During a year that sometimes felt like a decade, the 52 Hike Challenge helped SCRA’s Kate Wright (Donor Engagement and Events) find a new sense of freedom outdoors.
After a nearly decade-long hiatus away from the St. Croix Valley, I found myself constantly seeking out new places to discover or rediscover after moving back. It was not necessarily in my plan to find myself returning to the area full time, but if I was going to be back, I wanted to find every reason to appreciate the place I was once so ready to leave. A lifelong lover of long walks in the woods, I quickly fell back into old habits. By 2018, the people around me started to ask questions about what my favorite local trails and parks were, where they could find the places in my pictures, or how I even knew where to go. Eventually, this got me wondering how many trails had I hiked within the year. In the first half of 2019, I counted 46 distinct trails hiked, some of which I visited weekly. Amazed, I continued logging trails in a small journal and kept exploring, always trying to find something new.
In December 2019, the 52 Hike Challenge popped up in my Instagram feed, stopping me mid-scroll. It was described as A challenge where you will gain physical fitness, mental well-being, make new friends, explore new places, and connect with family, friends and yourself through nature. The basic premise was to complete a hike of one mile or greater once a week for the whole year. You could do more than one hike per week, but couldn’t count more than one hike per day. I thought this would be a great challenge to kick off 2020 by starting on January 1st. It would keep me motivated to hike in the less-than-enticing winter months. Even though the challenge came to me naturally, it ended up bringing me much more than a completed checklist of 52 hikes.
My first hike of the year on New Year's Day started out as a rushed attempt to snowshoe with two friends in WI Interstate Park. We laughed and fumbled our way down the Horizon Trail and made our way onto the connecting Pothole Trail, hoping to reach the overlook by sunset. As we came down the remaining incline, colors started peeking through the tree branches, finally revealing a sky lit on fire. Oranges and pinks danced on the clouds and reflected off the fresh blanket of snow. It was one of those unexpected and unforgettable moments that take your breath away, the kind that reminded me why I wanted to do a challenge like this.
Yet spring brought a new set of challenges. The COVID-19 pandemic crept into life in March, and had fully changed everything for me by April—except for hiking. As someone who thrives off the energy of those around me, the transition to self-isolation at home with no end in sight quickly started to take its toll. Being physically removed from my friends, family, and the people I work with daily was a mentally difficult process. However, what remained constant was my need for fresh air, undiscovered paths, and moments that made me feel alive.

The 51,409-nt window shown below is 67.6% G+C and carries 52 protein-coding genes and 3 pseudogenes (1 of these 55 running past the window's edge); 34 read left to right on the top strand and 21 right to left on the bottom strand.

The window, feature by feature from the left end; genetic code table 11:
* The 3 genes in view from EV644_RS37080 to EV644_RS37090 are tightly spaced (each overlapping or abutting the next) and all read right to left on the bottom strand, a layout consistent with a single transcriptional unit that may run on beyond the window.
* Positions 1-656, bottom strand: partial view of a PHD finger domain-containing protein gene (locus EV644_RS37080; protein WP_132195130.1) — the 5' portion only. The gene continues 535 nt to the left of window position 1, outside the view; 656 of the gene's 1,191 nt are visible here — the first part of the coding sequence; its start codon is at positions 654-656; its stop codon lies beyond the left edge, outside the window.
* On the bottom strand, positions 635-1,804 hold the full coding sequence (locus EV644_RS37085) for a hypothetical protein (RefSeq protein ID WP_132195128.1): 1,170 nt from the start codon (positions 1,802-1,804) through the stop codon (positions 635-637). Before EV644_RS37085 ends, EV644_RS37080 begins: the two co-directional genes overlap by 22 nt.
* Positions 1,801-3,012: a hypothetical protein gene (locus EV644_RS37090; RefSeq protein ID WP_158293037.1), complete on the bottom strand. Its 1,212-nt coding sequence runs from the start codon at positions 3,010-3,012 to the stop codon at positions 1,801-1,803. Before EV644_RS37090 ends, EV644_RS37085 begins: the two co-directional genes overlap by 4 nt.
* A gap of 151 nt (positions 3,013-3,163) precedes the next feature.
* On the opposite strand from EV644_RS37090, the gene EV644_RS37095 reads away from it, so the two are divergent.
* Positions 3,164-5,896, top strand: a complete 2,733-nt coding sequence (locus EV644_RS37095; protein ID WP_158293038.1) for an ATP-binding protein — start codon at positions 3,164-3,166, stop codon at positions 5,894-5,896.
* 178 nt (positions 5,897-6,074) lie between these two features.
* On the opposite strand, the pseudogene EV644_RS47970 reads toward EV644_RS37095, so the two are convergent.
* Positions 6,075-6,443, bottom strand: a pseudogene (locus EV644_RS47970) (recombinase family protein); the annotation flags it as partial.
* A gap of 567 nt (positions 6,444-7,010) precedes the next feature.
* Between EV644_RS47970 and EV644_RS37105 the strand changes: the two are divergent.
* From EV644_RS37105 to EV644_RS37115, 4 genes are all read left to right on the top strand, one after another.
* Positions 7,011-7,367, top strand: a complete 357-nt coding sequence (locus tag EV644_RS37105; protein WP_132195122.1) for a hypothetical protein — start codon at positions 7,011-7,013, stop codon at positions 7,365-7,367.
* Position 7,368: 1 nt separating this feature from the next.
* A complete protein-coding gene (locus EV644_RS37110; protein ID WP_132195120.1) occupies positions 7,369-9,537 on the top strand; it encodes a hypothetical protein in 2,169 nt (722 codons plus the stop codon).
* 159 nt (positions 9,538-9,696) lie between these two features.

The next 51 hikes came easy and quickly after that brilliant January sunset. By May, I had completed the challenge. As trips and events were canceled, hiking was not. As I grew more isolated indoors, I grew more free outdoors. I found ways to meet local friends at trailheads or boat landings for socially distant walks or paddles. I turned canceled trips into weekends of dispersed camping or made time for the local trips I had always said I’d get to later. I revisited places I hadn’t been to since childhood, and pored over maps for trails that were new to me. I found ways to escape and make peace with a world that I couldn’t make sense of. While January 1st seemed far away, the connection to hiking remained a reassuring constant throughout the year.
Was every hike as incredible as the first? No. Did the challenge solve all my problems? Definitely not. Do I still struggle through the change and insulation? Absolutely. Looking back on the year that feels like a decade, it's clear that the experience of participating in the 52 Hike Challenge set me up with an outlet to survive 2020 emotionally. Spending time exploring the wild world close to me and soaking in the small moments of beauty and wonder kept me afloat. As the new year approaches, I’ve been asked what’s next—and while I’m not yet ready to answer, I do know for certain that answer will include hiking.
To participate in the 52 Hike Challenge in 2021, click here for more information.
Looking to get outside and recreate responsibly? Find out more by clicking here.
Header Photo: Adams Family Photography